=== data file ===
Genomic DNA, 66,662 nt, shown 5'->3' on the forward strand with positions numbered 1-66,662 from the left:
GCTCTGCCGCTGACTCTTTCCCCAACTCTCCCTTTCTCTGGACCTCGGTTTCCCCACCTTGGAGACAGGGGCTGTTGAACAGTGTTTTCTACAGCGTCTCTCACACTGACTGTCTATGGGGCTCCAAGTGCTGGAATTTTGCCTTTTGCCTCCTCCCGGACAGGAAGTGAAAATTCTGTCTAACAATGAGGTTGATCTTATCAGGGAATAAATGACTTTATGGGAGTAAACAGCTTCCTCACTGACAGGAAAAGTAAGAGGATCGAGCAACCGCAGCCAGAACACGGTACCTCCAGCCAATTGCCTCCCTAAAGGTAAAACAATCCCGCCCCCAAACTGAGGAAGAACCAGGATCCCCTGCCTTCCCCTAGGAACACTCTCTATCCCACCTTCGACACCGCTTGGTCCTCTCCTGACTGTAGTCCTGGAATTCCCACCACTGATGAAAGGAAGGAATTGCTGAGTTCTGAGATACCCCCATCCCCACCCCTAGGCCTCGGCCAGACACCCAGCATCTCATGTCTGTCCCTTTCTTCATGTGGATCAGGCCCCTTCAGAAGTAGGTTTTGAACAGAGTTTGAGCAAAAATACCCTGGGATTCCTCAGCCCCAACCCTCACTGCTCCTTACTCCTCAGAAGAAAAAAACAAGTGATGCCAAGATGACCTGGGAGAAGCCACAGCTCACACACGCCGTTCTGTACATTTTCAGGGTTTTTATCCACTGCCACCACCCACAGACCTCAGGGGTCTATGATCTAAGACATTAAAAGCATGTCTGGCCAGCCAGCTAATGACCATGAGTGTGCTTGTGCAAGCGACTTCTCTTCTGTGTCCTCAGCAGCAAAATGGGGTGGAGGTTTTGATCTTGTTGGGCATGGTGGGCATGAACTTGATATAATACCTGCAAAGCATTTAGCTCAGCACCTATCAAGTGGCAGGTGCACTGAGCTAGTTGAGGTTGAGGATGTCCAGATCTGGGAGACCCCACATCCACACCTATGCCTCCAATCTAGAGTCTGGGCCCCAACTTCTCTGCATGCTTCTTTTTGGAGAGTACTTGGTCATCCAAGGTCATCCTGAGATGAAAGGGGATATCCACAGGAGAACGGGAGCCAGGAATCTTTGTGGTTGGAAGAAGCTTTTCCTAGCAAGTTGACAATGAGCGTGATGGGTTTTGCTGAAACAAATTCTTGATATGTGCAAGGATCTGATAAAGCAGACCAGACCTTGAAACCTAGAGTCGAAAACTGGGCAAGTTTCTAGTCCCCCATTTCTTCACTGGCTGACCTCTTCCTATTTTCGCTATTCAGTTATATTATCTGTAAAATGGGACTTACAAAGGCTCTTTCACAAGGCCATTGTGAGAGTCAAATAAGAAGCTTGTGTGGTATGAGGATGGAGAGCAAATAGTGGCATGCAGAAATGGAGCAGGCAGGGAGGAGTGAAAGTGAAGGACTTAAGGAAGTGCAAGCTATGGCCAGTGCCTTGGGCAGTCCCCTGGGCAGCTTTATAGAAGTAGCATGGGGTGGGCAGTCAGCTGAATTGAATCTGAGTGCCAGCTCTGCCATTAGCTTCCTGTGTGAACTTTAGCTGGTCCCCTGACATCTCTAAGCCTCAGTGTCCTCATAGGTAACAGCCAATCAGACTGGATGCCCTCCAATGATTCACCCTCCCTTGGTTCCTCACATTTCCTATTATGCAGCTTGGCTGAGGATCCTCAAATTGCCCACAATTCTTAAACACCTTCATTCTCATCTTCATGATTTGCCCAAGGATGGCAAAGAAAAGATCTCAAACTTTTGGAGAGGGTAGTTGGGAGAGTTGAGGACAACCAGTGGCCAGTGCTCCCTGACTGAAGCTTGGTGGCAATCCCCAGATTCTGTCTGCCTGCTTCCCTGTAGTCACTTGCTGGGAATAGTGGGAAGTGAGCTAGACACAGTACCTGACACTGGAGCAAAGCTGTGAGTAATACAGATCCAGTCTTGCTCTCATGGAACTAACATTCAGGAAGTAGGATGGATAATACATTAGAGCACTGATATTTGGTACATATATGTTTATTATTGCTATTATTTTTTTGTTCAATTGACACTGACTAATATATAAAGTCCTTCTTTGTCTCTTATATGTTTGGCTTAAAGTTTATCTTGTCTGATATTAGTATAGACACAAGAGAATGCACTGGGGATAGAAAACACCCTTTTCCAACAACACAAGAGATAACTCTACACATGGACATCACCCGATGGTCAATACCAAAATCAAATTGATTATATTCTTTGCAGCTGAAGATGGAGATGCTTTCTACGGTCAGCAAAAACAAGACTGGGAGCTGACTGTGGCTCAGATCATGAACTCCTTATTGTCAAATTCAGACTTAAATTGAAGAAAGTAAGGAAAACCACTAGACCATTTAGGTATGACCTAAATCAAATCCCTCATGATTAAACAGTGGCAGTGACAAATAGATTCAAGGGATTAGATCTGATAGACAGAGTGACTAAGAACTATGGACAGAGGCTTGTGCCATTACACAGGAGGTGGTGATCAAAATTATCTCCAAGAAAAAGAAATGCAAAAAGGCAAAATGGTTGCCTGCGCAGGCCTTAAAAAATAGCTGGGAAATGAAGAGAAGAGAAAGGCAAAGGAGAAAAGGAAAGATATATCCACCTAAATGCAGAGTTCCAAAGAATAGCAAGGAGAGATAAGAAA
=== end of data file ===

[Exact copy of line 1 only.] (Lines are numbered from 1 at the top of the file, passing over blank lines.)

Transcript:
Genomic DNA, 66,662 nt, shown 5'->3' on the forward strand with positions numbered 1-66,662 from the left: